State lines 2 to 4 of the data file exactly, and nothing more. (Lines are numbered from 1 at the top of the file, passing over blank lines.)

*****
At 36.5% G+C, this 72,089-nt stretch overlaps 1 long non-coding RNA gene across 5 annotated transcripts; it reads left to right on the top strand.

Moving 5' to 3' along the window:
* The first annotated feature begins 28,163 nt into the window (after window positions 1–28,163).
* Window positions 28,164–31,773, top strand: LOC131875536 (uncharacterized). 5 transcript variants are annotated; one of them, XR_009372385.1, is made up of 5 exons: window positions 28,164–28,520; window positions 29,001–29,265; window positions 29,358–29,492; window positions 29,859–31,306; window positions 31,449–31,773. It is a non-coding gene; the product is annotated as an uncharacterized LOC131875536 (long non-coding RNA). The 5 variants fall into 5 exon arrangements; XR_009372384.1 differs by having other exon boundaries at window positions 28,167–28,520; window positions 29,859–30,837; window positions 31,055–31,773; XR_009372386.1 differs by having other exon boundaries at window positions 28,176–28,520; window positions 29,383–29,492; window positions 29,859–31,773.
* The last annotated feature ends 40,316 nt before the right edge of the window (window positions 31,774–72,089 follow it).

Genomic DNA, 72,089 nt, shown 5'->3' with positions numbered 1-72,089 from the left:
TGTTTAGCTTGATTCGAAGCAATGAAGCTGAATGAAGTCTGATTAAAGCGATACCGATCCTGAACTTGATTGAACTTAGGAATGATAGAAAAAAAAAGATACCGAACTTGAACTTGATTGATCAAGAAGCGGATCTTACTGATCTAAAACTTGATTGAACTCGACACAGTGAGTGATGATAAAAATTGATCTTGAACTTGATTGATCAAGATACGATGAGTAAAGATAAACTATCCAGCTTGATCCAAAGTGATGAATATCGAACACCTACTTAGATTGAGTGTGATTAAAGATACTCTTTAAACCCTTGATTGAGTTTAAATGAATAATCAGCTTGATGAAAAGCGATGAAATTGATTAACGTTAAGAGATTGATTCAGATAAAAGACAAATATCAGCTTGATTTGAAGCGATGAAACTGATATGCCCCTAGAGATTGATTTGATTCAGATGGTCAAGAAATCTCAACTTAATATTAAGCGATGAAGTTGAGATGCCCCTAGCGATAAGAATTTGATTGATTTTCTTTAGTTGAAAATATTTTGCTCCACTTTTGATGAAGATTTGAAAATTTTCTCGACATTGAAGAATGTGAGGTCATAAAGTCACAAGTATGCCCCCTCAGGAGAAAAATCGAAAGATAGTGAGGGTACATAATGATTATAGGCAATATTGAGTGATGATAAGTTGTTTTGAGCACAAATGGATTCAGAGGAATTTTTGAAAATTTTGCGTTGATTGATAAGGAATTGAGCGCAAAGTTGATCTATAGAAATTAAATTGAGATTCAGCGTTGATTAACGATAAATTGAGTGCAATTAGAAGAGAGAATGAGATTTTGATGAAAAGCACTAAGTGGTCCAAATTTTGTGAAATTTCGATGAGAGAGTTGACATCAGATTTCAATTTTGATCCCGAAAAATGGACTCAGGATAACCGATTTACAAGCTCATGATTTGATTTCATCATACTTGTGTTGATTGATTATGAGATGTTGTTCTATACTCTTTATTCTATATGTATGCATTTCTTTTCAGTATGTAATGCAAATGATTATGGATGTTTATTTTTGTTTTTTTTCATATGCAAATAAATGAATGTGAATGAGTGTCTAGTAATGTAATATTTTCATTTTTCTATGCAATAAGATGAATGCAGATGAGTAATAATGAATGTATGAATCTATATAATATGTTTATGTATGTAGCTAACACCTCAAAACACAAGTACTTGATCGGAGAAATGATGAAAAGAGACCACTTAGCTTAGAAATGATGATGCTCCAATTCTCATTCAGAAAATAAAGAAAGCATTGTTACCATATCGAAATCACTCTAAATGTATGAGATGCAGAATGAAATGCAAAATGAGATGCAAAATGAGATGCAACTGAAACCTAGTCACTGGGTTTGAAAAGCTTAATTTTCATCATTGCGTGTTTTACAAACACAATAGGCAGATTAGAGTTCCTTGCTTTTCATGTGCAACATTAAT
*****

Moving 5' to 3' along the window:
* The first annotated feature begins 28,163 nt into the window (after window positions 1–28,163).
* Window positions 28,164–31,773, top strand: LOC131875536 (uncharacterized). 5 transcript variants are annotated; one of them, XR_009372385.1, is made up of 5 exons: window positions 28,164–28,520; window positions 29,001–29,265; window positions 29,358–29,492; window positions 29,859–31,306; window positions 31,449–31,773. It is a non-coding gene; the product is annotated as an uncharacterized LOC131875536 (long non-coding RNA). The 5 variants fall into 5 exon arrangements; XR_009372384.1 differs by having other exon boundaries at window positions 28,167–28,520; window positions 29,859–30,837; window positions 31,055–31,773; XR_009372386.1 differs by having other exon boundaries at window positions 28,176–28,520; window positions 29,383–29,492; window positions 29,859–31,773.